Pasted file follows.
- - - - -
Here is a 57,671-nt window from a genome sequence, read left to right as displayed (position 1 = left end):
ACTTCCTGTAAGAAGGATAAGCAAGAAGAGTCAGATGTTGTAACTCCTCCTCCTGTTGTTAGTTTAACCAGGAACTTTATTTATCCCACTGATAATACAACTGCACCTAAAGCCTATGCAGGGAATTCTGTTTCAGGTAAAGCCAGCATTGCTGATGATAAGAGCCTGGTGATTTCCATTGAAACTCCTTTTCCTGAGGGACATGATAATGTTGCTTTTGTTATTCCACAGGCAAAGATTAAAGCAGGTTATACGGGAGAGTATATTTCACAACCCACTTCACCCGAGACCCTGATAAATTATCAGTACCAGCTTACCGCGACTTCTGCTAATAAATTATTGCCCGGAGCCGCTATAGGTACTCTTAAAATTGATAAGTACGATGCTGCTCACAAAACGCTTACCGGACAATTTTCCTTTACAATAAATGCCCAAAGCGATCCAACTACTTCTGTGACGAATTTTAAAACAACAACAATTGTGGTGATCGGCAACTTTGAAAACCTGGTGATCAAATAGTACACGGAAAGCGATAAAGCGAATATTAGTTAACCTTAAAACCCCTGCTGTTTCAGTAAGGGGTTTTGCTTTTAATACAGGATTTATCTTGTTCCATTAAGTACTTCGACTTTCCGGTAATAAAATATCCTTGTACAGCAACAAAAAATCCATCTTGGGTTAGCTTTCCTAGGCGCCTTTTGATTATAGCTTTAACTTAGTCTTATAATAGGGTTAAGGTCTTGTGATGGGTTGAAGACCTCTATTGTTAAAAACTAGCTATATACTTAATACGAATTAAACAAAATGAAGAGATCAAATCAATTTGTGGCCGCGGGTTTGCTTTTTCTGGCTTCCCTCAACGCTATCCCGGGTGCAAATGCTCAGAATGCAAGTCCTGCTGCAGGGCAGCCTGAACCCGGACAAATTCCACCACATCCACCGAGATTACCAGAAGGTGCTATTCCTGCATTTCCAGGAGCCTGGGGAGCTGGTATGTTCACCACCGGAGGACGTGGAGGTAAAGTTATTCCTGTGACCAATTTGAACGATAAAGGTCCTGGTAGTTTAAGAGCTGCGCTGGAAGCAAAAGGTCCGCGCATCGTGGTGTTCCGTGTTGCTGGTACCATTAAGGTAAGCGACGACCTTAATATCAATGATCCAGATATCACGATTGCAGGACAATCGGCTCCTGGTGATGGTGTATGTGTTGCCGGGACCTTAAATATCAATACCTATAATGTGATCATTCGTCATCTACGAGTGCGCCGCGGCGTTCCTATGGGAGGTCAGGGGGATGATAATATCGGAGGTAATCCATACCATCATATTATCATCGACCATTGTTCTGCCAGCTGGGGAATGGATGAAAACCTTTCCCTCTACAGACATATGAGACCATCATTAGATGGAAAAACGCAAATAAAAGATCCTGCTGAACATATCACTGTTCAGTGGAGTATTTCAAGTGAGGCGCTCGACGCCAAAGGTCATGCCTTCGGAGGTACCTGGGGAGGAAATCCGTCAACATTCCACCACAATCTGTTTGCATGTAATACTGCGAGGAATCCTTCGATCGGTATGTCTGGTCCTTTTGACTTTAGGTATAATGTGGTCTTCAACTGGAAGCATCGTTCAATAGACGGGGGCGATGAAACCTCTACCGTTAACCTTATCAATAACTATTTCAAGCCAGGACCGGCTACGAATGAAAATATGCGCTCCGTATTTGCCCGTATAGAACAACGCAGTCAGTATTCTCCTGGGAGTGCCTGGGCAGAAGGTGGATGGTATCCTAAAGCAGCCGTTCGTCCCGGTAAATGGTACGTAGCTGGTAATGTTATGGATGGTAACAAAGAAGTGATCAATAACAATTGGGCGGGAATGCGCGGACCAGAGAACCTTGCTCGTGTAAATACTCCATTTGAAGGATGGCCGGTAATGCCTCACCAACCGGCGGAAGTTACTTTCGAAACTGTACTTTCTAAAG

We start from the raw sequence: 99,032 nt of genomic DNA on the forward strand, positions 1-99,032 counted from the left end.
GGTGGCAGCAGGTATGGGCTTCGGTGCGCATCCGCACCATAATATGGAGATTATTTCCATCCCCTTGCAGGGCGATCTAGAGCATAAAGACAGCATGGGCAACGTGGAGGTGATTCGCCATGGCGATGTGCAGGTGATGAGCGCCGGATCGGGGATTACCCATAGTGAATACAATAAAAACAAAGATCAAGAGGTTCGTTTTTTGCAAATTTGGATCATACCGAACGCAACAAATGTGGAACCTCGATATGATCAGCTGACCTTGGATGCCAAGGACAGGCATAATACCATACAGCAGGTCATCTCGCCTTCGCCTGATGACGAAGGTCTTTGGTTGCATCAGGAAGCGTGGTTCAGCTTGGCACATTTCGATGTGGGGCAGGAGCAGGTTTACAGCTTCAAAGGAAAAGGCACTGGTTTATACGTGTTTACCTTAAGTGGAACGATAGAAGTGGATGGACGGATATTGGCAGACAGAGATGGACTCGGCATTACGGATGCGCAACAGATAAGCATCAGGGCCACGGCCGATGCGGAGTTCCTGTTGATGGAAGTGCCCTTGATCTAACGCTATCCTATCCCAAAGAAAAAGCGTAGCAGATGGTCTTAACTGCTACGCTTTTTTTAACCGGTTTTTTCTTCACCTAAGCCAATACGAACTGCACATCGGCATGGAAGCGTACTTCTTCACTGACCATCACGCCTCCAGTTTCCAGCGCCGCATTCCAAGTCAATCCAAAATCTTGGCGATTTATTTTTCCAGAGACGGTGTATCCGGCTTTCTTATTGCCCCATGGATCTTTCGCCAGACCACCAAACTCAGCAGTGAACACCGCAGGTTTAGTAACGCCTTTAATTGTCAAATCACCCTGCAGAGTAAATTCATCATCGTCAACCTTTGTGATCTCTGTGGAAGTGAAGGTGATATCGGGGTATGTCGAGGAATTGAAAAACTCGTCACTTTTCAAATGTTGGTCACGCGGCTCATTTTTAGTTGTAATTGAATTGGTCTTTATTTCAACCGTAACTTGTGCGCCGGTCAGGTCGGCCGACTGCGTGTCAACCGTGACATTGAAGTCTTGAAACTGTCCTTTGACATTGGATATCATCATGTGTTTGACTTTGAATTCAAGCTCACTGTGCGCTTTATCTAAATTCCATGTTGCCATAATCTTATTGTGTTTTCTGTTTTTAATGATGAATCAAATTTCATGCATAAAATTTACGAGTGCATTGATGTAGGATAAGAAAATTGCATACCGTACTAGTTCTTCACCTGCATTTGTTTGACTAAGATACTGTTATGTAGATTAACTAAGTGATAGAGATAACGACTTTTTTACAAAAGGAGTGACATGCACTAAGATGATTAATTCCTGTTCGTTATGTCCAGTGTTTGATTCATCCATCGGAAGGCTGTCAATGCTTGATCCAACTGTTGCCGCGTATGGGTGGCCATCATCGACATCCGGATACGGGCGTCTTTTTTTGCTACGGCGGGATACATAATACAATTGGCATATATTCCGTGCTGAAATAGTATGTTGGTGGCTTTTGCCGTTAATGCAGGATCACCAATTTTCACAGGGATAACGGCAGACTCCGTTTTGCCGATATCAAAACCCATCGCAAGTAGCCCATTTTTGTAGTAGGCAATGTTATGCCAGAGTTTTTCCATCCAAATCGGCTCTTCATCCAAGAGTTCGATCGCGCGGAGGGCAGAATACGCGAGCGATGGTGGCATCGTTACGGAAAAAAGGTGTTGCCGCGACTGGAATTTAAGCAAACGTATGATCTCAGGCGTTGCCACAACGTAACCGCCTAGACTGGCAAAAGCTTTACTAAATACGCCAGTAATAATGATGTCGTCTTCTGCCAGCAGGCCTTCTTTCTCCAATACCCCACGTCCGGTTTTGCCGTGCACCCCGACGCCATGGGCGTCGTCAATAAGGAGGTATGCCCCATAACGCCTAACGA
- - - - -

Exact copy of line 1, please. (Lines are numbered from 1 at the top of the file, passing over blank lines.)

Here is a 57,671-nt window from a genome sequence, read left to right as displayed (position 1 = left end):